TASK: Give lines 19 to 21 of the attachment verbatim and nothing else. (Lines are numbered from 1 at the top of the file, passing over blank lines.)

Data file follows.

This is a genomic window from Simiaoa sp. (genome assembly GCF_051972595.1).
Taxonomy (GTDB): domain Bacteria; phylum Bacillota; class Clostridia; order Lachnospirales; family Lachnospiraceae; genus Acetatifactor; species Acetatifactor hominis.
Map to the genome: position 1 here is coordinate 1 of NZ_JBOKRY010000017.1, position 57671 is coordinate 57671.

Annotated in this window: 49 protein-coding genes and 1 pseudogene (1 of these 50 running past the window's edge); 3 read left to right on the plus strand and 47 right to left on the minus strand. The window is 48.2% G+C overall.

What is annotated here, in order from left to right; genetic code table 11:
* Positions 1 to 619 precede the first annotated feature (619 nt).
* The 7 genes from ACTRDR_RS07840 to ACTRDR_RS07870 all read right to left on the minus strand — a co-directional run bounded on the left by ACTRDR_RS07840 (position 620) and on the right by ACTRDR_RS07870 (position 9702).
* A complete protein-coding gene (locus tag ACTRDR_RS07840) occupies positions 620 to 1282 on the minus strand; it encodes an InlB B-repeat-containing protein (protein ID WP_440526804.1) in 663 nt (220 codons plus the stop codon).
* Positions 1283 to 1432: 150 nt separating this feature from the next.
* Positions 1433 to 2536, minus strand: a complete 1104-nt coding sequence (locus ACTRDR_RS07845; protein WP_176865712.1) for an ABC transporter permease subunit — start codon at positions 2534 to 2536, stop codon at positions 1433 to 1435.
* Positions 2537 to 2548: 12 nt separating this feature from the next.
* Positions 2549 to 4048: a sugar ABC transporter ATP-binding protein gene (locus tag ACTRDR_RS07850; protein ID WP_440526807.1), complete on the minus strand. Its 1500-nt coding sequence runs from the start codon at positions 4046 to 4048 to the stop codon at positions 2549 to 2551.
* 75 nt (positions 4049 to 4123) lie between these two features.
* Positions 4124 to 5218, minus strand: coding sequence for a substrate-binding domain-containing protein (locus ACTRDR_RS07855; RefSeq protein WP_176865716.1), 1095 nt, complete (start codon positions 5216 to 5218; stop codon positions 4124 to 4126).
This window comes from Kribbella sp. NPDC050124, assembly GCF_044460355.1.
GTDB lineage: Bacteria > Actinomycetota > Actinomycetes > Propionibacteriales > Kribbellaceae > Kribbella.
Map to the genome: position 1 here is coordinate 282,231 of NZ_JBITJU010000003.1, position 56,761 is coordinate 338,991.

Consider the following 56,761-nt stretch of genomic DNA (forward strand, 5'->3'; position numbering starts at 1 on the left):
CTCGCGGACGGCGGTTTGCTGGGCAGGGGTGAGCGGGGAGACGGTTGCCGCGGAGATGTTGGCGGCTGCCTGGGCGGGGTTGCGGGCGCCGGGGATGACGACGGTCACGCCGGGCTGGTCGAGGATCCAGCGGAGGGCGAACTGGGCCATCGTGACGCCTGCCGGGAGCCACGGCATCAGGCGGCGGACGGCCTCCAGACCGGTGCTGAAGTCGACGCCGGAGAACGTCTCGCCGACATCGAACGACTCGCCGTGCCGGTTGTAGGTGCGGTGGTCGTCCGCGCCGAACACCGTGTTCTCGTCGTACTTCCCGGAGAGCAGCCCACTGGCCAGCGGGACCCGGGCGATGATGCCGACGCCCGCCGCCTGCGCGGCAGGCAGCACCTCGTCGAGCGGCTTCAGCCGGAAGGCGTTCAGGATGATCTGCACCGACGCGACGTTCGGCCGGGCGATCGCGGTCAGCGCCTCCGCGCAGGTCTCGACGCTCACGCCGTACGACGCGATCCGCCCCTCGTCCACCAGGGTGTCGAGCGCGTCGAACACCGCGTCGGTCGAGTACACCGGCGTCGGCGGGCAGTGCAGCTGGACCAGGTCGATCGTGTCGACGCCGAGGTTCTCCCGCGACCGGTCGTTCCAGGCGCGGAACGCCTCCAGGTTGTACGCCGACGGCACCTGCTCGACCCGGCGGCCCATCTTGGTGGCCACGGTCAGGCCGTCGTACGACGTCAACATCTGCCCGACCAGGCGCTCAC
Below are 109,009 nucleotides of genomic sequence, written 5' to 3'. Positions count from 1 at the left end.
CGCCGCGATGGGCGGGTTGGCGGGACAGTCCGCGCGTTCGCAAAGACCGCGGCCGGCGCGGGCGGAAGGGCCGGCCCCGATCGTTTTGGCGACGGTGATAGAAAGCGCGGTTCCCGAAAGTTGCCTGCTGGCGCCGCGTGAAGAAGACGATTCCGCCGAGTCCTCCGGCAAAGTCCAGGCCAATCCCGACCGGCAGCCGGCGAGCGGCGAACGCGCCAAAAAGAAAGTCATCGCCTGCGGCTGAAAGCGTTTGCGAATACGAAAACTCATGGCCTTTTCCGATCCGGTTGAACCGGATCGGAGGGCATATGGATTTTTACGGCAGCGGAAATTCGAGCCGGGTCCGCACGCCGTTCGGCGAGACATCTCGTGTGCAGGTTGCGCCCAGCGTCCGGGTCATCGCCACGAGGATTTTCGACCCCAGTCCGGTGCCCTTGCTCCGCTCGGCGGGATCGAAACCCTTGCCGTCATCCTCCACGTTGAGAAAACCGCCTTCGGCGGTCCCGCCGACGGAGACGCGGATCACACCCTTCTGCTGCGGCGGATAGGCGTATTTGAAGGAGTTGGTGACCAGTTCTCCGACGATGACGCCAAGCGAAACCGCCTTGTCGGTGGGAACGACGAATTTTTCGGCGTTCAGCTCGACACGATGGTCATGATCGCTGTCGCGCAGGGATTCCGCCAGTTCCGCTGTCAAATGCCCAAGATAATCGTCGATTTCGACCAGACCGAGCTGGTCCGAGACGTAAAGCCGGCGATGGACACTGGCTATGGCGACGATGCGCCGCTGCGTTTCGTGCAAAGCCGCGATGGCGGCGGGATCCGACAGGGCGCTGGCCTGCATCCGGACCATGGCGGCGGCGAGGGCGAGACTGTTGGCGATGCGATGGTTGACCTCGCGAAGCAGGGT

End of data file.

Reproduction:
CTCGCGGACGGCGGTTTGCTGGGCAGGGGTGAGCGGGGAGACGGTTGCCGCGGAGATGTTGGCGGCTGCCTGGGCGGGGTTGCGGGCGCCGGGGATGACGACGGTCACGCCGGGCTGGTCGAGGATCCAGCGGAGGGCGAACTGGGCCATCGTGACGCCTGCCGGGAGCCACGGCATCAGGCGGCGGACGGCCTCCAGACCGGTGCTGAAGTCGACGCCGGAGAACGTCTCGCCGACATCGAACGACTCGCCGTGCCGGTTGTAGGTGCGGTGGTCGTCCGCGCCGAACACCGTGTTCTCGTCGTACTTCCCGGAGAGCAGCCCACTGGCCAGCGGGACCCGGGCGATGATGCCGACGCCCGCCGCCTGCGCGGCAGGCAGCACCTCGTCGAGCGGCTTCAGCCGGAAGGCGTTCAGGATGATCTGCACCGACGCGACGTTCGGCCGGGCGATCGCGGTCAGCGCCTCCGCGCAGGTCTCGACGCTCACGCCGTACGACGCGATCCGCCCCTCGTCCACCAGGGTGTCGAGCGCGTCGAACACCGCGTCGGTCGAGTACACCGGCGTCGGCGGGCAGTGCAGCTGGACCAGGTCGATCGTGTCGACGCCGAGGTTCTCCCGCGACCGGTCGTTCCAGGCGCGGAACGCCTCCAGGTTGTACGCCGACGGCACCTGCTCGACCCGGCGGCCCATCTTGGTGGCCACGGTCAGGCCGTCGTACGACGTCAACATCTGCCCGACCAGGCGCTCAC
Below are 109,009 nucleotides of genomic sequence, written 5' to 3'. Positions count from 1 at the left end.
CGCCGCGATGGGCGGGTTGGCGGGACAGTCCGCGCGTTCGCAAAGACCGCGGCCGGCGCGGGCGGAAGGGCCGGCCCCGATCGTTTTGGCGACGGTGATAGAAAGCGCGGTTCCCGAAAGTTGCCTGCTGGCGCCGCGTGAAGAAGACGATTCCGCCGAGTCCTCCGGCAAAGTCCAGGCCAATCCCGACCGGCAGCCGGCGAGCGGCGAACGCGCCAAAAAGAAAGTCATCGCCTGCGGCTGAAAGCGTTTGCGAATACGAAAACTCATGGCCTTTTCCGATCCGGTTGAACCGGATCGGAGGGCATATGGATTTTTACGGCAGCGGAAATTCGAGCCGGGTCCGCACGCCGTTCGGCGAGACATCTCGTGTGCAGGTTGCGCCCAGCGTCCGGGTCATCGCCACGAGGATTTTCGACCCCAGTCCGGTGCCCTTGCTCCGCTCGGCGGGATCGAAACCCTTGCCGTCATCCTCCACGTTGAGAAAACCGCCTTCGGCGGTCCCGCCGACGGAGACGCGGATCACACCCTTCTGCTGCGGCGGATAGGCGTATTTGAAGGAGTTGGTGACCAGTTCTCCGACGATGACGCCAAGCGAAACCGCCTTGTCGGTGGGAACGACGAATTTTTCGGCGTTCAGCTCGACACGATGGTCATGATCGCTGTCGCGCAGGGATTCCGCCAGTTCCGCTGTCAAATGCCCAAGATAATCGTCGATTTCGACCAGACCGAGCTGGTCCGAGACGTAAAGCCGGCGATGGACACTGGCTATGGCGACGATGCGCCGCTGCGTTTCGTGCAAAGCCGCGATGGCGGCGGGATCCGACAGGGCGCTGGCCTGCATCCGGACCATGGCGGCGGCGAGGGCGAGACTGTTGGCGATGCGATGGTTGACCTCGCGAAGCAGGGT